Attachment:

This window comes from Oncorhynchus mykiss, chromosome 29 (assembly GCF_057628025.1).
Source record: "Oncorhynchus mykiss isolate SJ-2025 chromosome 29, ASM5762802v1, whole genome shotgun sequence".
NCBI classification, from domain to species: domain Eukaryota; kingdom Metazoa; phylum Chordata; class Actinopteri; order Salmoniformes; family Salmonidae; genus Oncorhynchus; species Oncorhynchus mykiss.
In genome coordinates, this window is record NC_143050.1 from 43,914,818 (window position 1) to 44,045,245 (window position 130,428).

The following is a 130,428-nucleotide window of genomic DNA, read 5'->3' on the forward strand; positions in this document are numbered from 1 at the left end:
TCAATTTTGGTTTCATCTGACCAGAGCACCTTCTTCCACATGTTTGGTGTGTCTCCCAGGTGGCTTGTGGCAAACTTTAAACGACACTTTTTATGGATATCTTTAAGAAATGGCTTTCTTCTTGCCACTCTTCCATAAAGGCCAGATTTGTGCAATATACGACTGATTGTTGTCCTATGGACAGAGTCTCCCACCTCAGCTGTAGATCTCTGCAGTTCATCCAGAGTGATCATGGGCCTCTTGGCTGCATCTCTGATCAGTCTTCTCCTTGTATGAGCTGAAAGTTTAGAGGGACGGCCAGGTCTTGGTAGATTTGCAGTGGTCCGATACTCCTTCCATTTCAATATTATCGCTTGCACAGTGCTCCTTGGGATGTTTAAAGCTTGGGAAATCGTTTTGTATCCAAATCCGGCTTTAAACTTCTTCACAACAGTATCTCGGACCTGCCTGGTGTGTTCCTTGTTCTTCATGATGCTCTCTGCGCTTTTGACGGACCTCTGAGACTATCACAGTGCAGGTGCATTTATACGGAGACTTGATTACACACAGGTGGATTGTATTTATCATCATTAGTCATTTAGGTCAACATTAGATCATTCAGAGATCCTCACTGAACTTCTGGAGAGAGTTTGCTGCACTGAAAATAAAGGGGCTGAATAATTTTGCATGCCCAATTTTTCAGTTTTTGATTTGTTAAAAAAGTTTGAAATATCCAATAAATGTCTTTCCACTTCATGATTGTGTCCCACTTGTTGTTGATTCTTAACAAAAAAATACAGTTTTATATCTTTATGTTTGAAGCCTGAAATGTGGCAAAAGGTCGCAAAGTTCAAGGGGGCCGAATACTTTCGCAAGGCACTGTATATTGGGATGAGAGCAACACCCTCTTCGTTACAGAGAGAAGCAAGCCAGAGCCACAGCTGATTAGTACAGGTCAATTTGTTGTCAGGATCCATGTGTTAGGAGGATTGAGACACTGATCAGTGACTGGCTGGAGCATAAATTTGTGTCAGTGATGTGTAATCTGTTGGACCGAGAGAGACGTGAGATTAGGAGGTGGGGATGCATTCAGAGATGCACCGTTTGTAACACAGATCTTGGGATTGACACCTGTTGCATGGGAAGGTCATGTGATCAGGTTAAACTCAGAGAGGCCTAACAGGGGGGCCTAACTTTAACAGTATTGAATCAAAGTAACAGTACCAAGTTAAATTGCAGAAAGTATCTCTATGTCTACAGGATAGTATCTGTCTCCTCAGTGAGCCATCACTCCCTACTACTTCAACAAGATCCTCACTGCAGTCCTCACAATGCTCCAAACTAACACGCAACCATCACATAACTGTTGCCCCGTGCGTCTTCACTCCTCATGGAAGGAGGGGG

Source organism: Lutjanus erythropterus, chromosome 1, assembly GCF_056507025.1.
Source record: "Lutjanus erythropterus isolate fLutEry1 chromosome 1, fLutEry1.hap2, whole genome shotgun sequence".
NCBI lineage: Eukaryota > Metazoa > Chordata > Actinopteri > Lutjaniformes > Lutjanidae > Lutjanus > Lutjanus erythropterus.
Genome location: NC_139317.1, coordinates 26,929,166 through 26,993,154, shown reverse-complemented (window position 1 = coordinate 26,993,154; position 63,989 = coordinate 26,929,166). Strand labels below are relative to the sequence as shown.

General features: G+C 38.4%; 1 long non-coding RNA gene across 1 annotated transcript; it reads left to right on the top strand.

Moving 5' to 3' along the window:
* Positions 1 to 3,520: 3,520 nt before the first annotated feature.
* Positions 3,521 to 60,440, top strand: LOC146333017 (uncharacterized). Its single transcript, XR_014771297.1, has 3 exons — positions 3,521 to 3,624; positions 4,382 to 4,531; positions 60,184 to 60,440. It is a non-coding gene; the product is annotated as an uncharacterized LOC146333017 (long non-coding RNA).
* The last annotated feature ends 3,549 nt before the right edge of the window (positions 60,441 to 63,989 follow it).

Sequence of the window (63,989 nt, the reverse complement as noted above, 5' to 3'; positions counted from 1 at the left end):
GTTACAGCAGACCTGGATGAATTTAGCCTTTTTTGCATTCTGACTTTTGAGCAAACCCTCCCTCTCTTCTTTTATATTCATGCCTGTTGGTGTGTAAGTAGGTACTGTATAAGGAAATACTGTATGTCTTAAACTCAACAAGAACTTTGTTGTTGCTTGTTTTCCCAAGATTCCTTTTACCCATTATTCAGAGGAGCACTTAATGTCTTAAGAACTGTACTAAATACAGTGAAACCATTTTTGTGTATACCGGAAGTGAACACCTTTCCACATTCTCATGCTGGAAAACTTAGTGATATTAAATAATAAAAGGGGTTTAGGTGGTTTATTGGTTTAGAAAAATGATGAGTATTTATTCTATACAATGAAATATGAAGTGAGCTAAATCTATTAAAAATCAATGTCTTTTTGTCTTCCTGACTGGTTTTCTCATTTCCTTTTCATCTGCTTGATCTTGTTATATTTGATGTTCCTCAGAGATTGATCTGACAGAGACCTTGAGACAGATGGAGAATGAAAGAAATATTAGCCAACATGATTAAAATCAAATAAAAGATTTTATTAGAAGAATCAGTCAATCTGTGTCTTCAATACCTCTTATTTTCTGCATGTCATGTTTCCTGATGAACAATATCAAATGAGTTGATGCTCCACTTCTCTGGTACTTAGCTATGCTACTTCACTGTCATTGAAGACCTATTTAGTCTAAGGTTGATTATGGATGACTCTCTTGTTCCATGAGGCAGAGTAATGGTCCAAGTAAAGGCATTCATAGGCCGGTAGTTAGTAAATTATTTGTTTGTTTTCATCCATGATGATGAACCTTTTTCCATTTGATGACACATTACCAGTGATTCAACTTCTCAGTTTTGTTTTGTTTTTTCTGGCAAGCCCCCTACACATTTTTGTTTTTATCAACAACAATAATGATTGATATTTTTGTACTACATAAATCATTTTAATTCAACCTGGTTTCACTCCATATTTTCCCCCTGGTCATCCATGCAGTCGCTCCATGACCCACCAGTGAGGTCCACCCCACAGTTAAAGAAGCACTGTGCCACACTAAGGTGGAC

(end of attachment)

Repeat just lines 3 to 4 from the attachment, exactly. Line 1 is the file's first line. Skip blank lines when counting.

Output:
NCBI classification, from domain to species: domain Eukaryota; kingdom Metazoa; phylum Chordata; class Actinopteri; order Salmoniformes; family Salmonidae; genus Oncorhynchus; species Oncorhynchus mykiss.
In genome coordinates, this window is record NC_143050.1 from 43,914,818 (window position 1) to 44,045,245 (window position 130,428).